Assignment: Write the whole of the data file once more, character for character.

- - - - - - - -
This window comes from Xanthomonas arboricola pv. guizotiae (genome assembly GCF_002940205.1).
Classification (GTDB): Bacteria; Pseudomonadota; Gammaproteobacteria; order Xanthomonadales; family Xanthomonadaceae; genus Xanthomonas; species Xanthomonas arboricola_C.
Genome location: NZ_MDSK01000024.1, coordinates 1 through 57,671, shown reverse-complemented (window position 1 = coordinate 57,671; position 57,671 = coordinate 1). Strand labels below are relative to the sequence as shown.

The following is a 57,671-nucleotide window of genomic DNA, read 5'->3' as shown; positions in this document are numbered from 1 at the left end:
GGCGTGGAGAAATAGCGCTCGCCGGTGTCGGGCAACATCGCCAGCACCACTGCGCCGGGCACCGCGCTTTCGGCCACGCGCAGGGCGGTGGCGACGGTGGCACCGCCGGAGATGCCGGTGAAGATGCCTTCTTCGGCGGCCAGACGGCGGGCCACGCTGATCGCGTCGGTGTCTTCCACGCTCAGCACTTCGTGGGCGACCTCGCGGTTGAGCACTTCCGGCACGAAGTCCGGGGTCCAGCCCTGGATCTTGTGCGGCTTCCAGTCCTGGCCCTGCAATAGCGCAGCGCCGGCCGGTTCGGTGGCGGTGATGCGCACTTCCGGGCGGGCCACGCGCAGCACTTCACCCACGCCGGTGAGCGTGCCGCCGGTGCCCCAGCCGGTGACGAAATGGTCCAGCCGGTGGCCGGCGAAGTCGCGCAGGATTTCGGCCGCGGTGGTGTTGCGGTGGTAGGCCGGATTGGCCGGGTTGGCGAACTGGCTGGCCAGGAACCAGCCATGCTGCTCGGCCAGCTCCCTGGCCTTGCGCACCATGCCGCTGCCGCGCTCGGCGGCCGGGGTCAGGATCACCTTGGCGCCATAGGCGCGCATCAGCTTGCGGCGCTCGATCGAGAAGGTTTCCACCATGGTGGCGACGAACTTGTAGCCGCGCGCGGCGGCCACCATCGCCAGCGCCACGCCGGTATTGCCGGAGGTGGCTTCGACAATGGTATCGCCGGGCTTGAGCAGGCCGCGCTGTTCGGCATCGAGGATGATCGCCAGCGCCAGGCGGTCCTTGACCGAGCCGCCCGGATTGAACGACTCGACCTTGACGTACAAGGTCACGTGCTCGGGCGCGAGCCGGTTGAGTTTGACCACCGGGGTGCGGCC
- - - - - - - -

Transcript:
This window comes from Xanthomonas arboricola pv. guizotiae (genome assembly GCF_002940205.1).
Classification (GTDB): Bacteria; Pseudomonadota; Gammaproteobacteria; order Xanthomonadales; family Xanthomonadaceae; genus Xanthomonas; species Xanthomonas arboricola_C.
Genome location: NZ_MDSK01000024.1, coordinates 1 through 57,671, shown reverse-complemented (window position 1 = coordinate 57,671; position 57,671 = coordinate 1). Strand labels below are relative to the sequence as shown.

The following is a 57,671-nucleotide window of genomic DNA, read 5'->3' as shown; positions in this document are numbered from 1 at the left end:
GGCGTGGAGAAATAGCGCTCGCCGGTGTCGGGCAACATCGCCAGCACCACTGCGCCGGGCACCGCGCTTTCGGCCACGCGCAGGGCGGTGGCGACGGTGGCACCGCCGGAGATGCCGGTGAAGATGCCTTCTTCGGCGGCCAGACGGCGGGCCACGCTGATCGCGTCGGTGTCTTCCACGCTCAGCACTTCGTGGGCGACCTCGCGGTTGAGCACTTCCGGCACGAAGTCCGGGGTCCAGCCCTGGATCTTGTGCGGCTTCCAGTCCTGGCCCTGCAATAGCGCAGCGCCGGCCGGTTCGGTGGCGGTGATGCGCACTTCCGGGCGGGCCACGCGCAGCACTTCACCCACGCCGGTGAGCGTGCCGCCGGTGCCCCAGCCGGTGACGAAATGGTCCAGCCGGTGGCCGGCGAAGTCGCGCAGGATTTCGGCCGCGGTGGTGTTGCGGTGGTAGGCCGGATTGGCCGGGTTGGCGAACTGGCTGGCCAGGAACCAGCCATGCTGCTCGGCCAGCTCCCTGGCCTTGCGCACCATGCCGCTGCCGCGCTCGGCGGCCGGGGTCAGGATCACCTTGGCGCCATAGGCGCGCATCAGCTTGCGGCGCTCGATCGAGAAGGTTTCCACCATGGTGGCGACGAACTTGTAGCCGCGCGCGGCGGCCACCATCGCCAGCGCCACGCCGGTATTGCCGGAGGTGGCTTCGACAATGGTATCGCCGGGCTTGAGCAGGCCGCGCTGTTCGGCATCGAGGATGATCGCCAGCGCCAGGCGGTCCTTGACCGAGCCGCCCGGATTGAACGACTCGACCTTGACGTACAAGGTCACGTGCTCGGGCGCGAGCCGGTTGAGTTTGACCACCGGGGTGCGGCC